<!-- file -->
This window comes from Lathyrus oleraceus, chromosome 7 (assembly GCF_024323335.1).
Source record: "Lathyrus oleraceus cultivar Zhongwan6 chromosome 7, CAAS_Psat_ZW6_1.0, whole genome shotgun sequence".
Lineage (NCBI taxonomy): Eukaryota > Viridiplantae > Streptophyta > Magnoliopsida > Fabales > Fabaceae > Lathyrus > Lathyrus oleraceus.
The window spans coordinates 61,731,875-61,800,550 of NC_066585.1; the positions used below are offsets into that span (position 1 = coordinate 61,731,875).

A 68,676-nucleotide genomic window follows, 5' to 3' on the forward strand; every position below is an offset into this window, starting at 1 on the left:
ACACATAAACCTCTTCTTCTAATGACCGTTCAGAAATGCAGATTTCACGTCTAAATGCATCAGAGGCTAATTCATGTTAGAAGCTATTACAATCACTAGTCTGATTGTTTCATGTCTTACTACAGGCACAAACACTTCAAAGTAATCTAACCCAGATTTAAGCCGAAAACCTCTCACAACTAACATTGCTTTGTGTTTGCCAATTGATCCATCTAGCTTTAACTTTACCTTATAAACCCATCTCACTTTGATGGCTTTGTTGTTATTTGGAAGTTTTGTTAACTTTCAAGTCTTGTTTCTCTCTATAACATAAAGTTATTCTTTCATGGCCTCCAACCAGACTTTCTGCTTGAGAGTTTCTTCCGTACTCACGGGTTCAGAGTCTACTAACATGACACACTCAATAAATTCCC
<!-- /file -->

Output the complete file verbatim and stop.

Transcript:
This window comes from Lathyrus oleraceus, chromosome 7 (assembly GCF_024323335.1).
Source record: "Lathyrus oleraceus cultivar Zhongwan6 chromosome 7, CAAS_Psat_ZW6_1.0, whole genome shotgun sequence".
Lineage (NCBI taxonomy): Eukaryota > Viridiplantae > Streptophyta > Magnoliopsida > Fabales > Fabaceae > Lathyrus > Lathyrus oleraceus.
The window spans coordinates 61,731,875-61,800,550 of NC_066585.1; the positions used below are offsets into that span (position 1 = coordinate 61,731,875).

A 68,676-nucleotide genomic window follows, 5' to 3' on the forward strand; every position below is an offset into this window, starting at 1 on the left:
ACACATAAACCTCTTCTTCTAATGACCGTTCAGAAATGCAGATTTCACGTCTAAATGCATCAGAGGCTAATTCATGTTAGAAGCTATTACAATCACTAGTCTGATTGTTTCATGTCTTACTACAGGCACAAACACTTCAAAGTAATCTAACCCAGATTTAAGCCGAAAACCTCTCACAACTAACATTGCTTTGTGTTTGCCAATTGATCCATCTAGCTTTAACTTTACCTTATAAACCCATCTCACTTTGATGGCTTTGTTGTTATTTGGAAGTTTTGTTAACTTTCAAGTCTTGTTTCTCTCTATAACATAAAGTTATTCTTTCATGGCCTCCAACCAGACTTTCTGCTTGAGAGTTTCTTCCGTACTCACGGGTTCAGAGTCTACTAACATGACACACTCAATAAATTCCC